The Republican National Committee could have scripted Fox News’ Brian Kilmeade’s attack on the Advanced Placement U.S. History course today. Yet Kilmeade and his guest pretended there was no agenda behind the complaints.
In February, NPR’s Cory Turner and Steve Inskeep discussed conservative efforts against the course in Oklahoma and elsewhere.
TURNER: … State Representative Dan Fisher …says he doesn’t like the new AP framework because it doesn’t emphasize the Declaration of Independence, the Constitution, or the war of independence. He’s also complained that the founders are hardly even mentioned. And it’s not just the founders. Critics are quick to point out that the new AP guidelines don’t mention Rosa Parks or Martin Luther King Jr. either.
But it’s bigger than that, Steve. Much of the language in these state bills echoes a resolution that the Republican National Committee adopted at its big meeting last summer, and that said that the new AP framework, quote, “reflects a radically revisionist view of American history that emphasizes negative aspects while omitting or minimizing the positive.”
From the RNC meeting to Kilmeade’s mouth on Fox News!
In his introduction, Kilmeade cited a group of (undoubtedly conservative) scholars who wrote a letter to the College Board, complaining that the AP test focuses “only on America’s shortcomings while highlighting conflicts between different groups,” as Kilmeade put it. Later, he said, “They’re de-emphasizing things like the success of the U.S. Constitution.”
It wasn’t clear if history professor Susan Hanssen was one of the letter's signers. But, clearly, she stood in solidarity with them.
HANSSEN: Really, for the past 50 years, the most exciting thing that’s been happening in American education is just a lot of startups. You have a lot of charter schools, home school curricula, parent-led co-ops, a lot of independent and classical Christian academies, but there’s going to be very little independent thinking at these independent schools if they submit to a government monopoly on the teaching of history.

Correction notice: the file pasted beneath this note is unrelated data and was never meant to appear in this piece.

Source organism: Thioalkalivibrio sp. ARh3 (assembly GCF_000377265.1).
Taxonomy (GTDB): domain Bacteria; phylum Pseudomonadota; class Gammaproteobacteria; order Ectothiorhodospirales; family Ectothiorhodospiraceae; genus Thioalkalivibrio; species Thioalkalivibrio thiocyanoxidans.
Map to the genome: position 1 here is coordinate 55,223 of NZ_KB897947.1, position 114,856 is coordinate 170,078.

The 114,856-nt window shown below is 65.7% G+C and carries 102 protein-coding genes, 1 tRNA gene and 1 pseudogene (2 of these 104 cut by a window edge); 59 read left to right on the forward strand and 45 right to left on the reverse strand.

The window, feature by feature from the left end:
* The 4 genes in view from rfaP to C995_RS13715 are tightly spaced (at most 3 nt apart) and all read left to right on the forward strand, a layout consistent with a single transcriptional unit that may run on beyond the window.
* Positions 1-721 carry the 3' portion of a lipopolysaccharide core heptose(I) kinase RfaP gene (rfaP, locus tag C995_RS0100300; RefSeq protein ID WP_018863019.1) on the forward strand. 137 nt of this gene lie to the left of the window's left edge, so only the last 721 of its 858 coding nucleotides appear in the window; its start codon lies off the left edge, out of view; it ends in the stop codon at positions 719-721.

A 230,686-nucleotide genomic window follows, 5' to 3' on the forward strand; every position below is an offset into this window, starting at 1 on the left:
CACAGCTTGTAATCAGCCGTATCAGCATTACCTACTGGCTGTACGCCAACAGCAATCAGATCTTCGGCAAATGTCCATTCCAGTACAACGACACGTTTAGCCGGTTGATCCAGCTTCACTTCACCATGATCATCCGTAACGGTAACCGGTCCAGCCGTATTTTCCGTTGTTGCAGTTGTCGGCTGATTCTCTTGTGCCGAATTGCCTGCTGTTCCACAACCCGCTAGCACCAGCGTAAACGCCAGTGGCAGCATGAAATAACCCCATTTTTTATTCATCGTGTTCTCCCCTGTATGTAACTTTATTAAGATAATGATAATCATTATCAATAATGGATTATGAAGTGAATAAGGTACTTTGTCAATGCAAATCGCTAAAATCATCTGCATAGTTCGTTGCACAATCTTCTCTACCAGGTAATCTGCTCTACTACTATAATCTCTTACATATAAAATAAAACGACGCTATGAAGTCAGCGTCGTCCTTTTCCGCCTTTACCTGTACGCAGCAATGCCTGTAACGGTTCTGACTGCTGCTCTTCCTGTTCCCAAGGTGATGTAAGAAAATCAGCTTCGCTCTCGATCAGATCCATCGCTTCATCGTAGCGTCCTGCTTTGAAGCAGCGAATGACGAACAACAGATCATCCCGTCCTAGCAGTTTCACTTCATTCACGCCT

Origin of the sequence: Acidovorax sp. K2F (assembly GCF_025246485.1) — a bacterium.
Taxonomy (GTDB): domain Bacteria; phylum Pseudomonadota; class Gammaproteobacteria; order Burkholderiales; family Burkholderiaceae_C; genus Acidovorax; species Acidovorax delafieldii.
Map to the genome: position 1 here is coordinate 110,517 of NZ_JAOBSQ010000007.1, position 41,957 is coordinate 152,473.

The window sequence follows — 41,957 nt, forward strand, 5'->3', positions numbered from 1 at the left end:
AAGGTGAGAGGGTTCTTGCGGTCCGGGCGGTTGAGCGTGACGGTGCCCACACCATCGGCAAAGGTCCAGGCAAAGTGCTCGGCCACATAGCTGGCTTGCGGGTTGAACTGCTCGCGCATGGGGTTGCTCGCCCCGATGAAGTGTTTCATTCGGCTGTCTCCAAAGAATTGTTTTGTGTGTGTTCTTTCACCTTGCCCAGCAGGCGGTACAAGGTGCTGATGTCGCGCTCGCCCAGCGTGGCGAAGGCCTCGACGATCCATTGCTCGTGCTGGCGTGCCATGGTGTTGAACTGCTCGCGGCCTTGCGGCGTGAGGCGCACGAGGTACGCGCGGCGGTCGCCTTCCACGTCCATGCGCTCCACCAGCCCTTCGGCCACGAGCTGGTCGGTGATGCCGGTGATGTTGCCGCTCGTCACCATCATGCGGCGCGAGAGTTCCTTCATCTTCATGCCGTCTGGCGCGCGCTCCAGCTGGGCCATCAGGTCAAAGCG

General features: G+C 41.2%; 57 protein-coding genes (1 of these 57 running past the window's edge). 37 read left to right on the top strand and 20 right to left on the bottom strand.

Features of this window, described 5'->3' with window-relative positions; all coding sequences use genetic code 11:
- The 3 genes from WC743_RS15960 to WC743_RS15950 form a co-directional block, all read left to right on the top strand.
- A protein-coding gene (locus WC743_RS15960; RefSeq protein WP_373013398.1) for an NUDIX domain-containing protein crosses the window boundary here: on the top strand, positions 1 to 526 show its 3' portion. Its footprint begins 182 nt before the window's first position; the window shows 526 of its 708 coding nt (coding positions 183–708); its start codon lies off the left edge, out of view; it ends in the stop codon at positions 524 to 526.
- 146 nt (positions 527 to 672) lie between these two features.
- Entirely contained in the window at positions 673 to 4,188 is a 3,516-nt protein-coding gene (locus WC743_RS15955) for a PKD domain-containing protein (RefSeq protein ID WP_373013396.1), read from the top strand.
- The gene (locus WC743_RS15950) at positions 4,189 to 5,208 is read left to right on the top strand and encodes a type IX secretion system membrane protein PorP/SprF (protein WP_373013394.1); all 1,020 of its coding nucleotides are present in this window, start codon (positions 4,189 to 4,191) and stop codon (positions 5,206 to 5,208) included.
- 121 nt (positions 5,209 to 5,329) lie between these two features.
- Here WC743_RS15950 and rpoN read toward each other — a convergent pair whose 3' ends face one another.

…There’s no discussion of limited government, checks and balances, the idea of natural rights, the ideas of the laws of nature and nature as God. So there’s a real gap in the teaching of American history.
If you’re not familiar with the term “natural rights,” it’s a conservative belief that our rights come from God, not law.
In other words, Hanssen and Kilmeade were promoting a one-sided (Republican) view of the matter.
Yet Kilmeade insisted, “There’s no agenda here” on the part of those who objected. They’re “just concerned with what’s going on with history,” Kilmeade insisted.
“There’s a kind of pervasive anti-patriotism that’s being in taught in schools,” Hanssen added. She accused schools of teaching “cynicism” about America’s founding and its ideals. She claimed, “That’s going to be very damaging.”
Kilmeade took it a step further. “I just don’t know where that school of thought comes from. I mean, usually, people are pulling for their home team and have to be pulled back. We’re cheering against the home team and have to be pushed back to the correct truth.”
But Kilmeade and Hanssen threw “patriotic” stones from the Fox News glass house where a law-breaking rancher threatening armed insurrection against the U.S. was a hero. The network has also promoted Donald Trump's bogus attacks on our president’s citizenship, has carried on a prolonged – and bogus – campaign to suggest our attorney general was too black to prosecute a case of (non-existent) voter intimidation, and has accused our First Lady of being too fat to promote healthy eating.
Watch the RNC propaganda disguised as patriotism, below.
America is the greatest nation ever ever because of
a) American exceptionalism
b) American exceptionalism
c) both a) and b)
d) if you didn’t answer c) you are a left-wing socialist liberal loon.